Cost-effectiveness of induction of labour versus serial antenatal monitoring in the Canadian Multicentre Postterm Pregnancy Trial.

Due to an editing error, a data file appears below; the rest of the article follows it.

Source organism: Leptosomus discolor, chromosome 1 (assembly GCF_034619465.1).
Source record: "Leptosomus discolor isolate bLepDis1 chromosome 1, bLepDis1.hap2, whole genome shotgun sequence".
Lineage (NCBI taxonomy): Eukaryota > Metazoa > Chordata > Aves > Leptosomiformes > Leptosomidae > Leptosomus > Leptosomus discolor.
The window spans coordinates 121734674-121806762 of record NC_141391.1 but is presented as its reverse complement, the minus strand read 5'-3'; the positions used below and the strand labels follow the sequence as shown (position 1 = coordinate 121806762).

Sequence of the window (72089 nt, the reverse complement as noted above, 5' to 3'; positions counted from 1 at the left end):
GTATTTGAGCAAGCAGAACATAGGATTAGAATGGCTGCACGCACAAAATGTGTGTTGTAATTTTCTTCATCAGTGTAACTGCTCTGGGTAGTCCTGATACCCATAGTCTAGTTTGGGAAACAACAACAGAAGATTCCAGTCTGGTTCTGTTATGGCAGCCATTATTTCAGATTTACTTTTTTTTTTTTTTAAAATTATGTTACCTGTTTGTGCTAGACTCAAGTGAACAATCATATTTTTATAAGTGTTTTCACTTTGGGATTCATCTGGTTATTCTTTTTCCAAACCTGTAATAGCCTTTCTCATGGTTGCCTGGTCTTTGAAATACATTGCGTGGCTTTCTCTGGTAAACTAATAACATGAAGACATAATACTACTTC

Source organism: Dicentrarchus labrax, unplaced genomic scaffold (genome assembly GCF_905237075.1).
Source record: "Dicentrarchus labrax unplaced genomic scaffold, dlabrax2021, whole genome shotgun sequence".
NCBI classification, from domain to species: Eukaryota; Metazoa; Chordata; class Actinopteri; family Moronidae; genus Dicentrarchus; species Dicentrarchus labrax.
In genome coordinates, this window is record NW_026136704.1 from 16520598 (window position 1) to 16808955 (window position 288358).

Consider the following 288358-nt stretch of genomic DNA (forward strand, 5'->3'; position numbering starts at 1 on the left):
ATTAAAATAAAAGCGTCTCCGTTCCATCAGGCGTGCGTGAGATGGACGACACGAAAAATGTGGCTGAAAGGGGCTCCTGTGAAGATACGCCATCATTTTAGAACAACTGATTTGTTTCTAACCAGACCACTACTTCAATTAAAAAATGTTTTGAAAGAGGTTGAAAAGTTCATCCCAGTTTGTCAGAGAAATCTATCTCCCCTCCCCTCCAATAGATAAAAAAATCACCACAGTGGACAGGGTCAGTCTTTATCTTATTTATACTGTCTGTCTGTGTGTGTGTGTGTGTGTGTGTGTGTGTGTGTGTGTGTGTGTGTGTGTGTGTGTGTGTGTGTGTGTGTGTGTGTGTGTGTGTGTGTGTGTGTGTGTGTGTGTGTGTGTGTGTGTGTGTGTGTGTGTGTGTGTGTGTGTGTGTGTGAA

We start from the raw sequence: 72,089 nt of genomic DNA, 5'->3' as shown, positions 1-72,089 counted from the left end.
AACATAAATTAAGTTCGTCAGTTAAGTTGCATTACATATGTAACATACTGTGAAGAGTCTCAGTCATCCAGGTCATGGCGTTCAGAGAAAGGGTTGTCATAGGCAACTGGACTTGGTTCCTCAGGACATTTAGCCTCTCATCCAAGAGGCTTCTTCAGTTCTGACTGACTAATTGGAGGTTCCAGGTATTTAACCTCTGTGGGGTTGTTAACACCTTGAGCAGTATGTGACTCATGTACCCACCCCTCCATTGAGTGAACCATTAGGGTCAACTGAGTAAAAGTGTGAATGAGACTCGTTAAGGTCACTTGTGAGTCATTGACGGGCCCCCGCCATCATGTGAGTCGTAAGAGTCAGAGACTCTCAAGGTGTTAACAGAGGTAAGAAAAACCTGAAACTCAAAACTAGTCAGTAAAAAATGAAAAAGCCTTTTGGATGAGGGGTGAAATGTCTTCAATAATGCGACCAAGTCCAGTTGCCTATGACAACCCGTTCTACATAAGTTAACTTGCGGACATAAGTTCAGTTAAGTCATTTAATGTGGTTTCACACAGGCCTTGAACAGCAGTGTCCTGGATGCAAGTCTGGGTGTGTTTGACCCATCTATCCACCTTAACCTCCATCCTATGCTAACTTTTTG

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OBJECTIVE: To determine the cost-effectiveness of induction of labour versus serial fetal monitoring while awaiting spontaneous labour in postterm pregnancies. DESIGN: Cost-effectiveness and cost-minimization analyses conducted as part of a Canadian multicentre randomized clinical trial. SETTING: Twenty-two Canadian hospitals, of which 19 were teaching hospitals and 3 were community hospitals. PATIENTS: Women with uncomplicated pregnancies of 41 or more weeks' gestation were randomly assigned to induction of labour or serial antenatal monitoring. Of the 3418 women enrolled, no data were received on 11. Therefore, results were based on data from 1701 women in the induction arm of the study and 1706 women in the monitoring arm. MAIN OUTCOME MEASURES: Perinatal mortality and neonatal morbidity, rates of cesarean section and health care costs. Hospital costing models were developed specifically for the study. Data on use of major resources (e.g., length of hospital stay, surgical procedures, major diagnostic tests and procedures, and medications) for all trial participants were collected and combined with data on minor tests and procedures (e.g., laboratory tests) abstracted from a detailed review of medical records of a sample of patients. RESULTS: Because the results of the clinical trial showed a nonsignificant difference in perinatal mortality and neonatal morbidity between the induction and monitoring arms, the authors conducted a cost-minimization rather than a cost-effectiveness analysis. The mean cost per patient with a postterm pregnancy managed through monitoring was $3132 (95% confidence interval [CI] $3090 to $3174) and per patient who underwent induction of labour was $2939 (95% CI $2898 to $2981), for a difference of $193. The significantly higher (p < 0.0001) mean cost per patient in the monitoring arm was due mainly to the costs of additional monitoring and the significantly higher rates of cesarean section among these patients. Estimated conservatively, the savings resulting from a universal policy of managing postterm pregnancies by induction of labour in Canada may be as high as $8 million a year. CONCLUSIONS: A policy of managing postterm pregnancy through induction of labour not only results in more favourable outcomes than a monitoring strategy but does so at a lower cost.
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